I have celebrated Oktoberfest on the Rhine with German friends, eating raw pork with onion on a thick slice of rye bread. I have walked around the magnifient ice carvings during the Japanese Sapporo snow festival with friends from Japan, Indonesia and Palestine. I know as much about British history and geography as I do about the United States, and I remember when commemorative coins were issued in Solihull, England to celebrate the marriage of Diana, Princess of Wales, to the heir to the British throne, Prince Charles.
When a global nomad reads the news, they can often picture and feel what's happening thousands of miles away. This does not generally apply to kids who grow up in one culture. My sister Suzanne returned to the United States at the age of 14, having lived abroad since she was three years old. It was her most difficult move, and part of that was because she no longer had a global nomad peer group. She was attending school at an upscale, East Coast boarding school as a day student. The day the Berlin wall fell in 1990 she ran to the commons room to watch the news. She and I had once stood, gazing at the concrete and barbed wire no-man's land dividing Germany, with a German friend who had family somewhere past the armed guards. Excitedly thinking about how the Froelich family must feel, Suzanne asked her fellow students to turn to the news. It was 12 o'clock. Several other young teens deemed a popular soap opera more important.
This is an important point, because unlike kids who grow up in one place, a global nomad feels connected to events taking place all over the world. When an earthquake toppled highways in Kobe in January of 1995 and killed over 5,000 people, I wept with the rest of Japan. When floods destroy parts of Bangladesh and typhoons sweep away hundreds of people in India, I think of my friends, and their families, and I pray for their safety, just as I do for people killed in mudslides in Seattle. We recognize that people everywhere share the joys and pains of life. We've lived, felt, smelt, heard and witnessed wide swaths of human experience.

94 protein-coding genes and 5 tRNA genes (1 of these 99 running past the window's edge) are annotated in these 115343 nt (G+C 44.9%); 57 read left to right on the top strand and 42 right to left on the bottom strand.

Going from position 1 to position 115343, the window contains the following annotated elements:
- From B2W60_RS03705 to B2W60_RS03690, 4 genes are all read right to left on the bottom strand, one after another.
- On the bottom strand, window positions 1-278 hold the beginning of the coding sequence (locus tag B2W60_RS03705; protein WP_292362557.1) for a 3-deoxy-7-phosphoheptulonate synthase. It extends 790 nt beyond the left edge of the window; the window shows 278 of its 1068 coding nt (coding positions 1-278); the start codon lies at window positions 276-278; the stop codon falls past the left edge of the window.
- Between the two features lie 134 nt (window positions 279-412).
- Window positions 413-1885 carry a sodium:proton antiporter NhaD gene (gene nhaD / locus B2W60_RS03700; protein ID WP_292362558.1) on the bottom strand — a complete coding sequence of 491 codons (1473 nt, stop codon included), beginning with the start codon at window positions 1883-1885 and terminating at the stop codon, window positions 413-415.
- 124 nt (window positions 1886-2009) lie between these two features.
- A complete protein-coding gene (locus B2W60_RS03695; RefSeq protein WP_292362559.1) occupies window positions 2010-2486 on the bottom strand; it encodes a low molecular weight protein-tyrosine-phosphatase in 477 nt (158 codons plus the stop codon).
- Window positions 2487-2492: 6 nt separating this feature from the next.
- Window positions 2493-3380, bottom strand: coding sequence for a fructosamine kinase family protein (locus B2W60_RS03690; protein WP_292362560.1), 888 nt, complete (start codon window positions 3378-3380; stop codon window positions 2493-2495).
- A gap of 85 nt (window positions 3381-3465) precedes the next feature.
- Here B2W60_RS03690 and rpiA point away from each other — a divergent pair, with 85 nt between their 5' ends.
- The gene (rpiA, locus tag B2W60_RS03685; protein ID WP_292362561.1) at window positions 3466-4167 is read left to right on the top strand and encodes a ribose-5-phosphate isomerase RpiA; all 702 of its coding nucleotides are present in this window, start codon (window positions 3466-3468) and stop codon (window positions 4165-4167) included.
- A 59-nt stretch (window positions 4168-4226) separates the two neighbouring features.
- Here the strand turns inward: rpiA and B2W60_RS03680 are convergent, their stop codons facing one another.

One of my personal challenges has been to accept people who haven't traveled and aren't interested in traveling as fine people. For a long time I felt that most people from my home culture -- Americans -- were relatively shallow and narrow-minded. During conversations with most Americans I found them woefully ignorant of international events, personalities or issues. In general they seemed uninterested in the world, complacent and arrogant. Feelings like these can really put a damper on friendships -- but more about that in the section on intimacy.
Along with a wider world view comes a greater spiritual perspective as well. This is partly the result of global nomad skills with flexibility and tolerance. It is also because we observe that different people's experience has created different truths in their lives -- from how to relate to self and others to how to relate to spirituality. When you spend your childhood observing and experiencing so many wonderful variations on how and what to eat (most Americans won't touch raw fish and visibly cringe at the idea of raw pork), how to speak and dance and organize in groups -- it's easy for the global nomad to question those who promote a belief that there is only ONE way to nourish a spiritual life. Rather than be threatened by different belief systems, global nomads often relish the beauty in the diversity of religious systems, taking something from everything.
And then there is maturity level. Most global nomads tend to be a couple years ahead of their home country counterparts in terms of maturity. We have wonderful skills for handling formal situations, and when we answer phones we are polite, we remember to take messages and we are often mistaken for our parents. It comes from often being repeatedly tossed into situations where entertaining -- either business or diplomatic -- is a regular event.
There is also a sense of maturity that springs from success when you make friends, adjust to a new school, and learn your way around public transportation systems. By the time I was a senior at the American School in Japan getting around Shinjuku station was a breeze, a daily 2 and a half hour commute to and from school was nothing, and my day away from home generally stretched from 7 am to 6 pm -- with homework until late at night. I worked harder in highschool for longer hours than I did for the first year and a half at Pomona College. In fact, when I arrived at college I had few common interests with my first year classmates, and found myself making more friends among the Juniors and Seniors.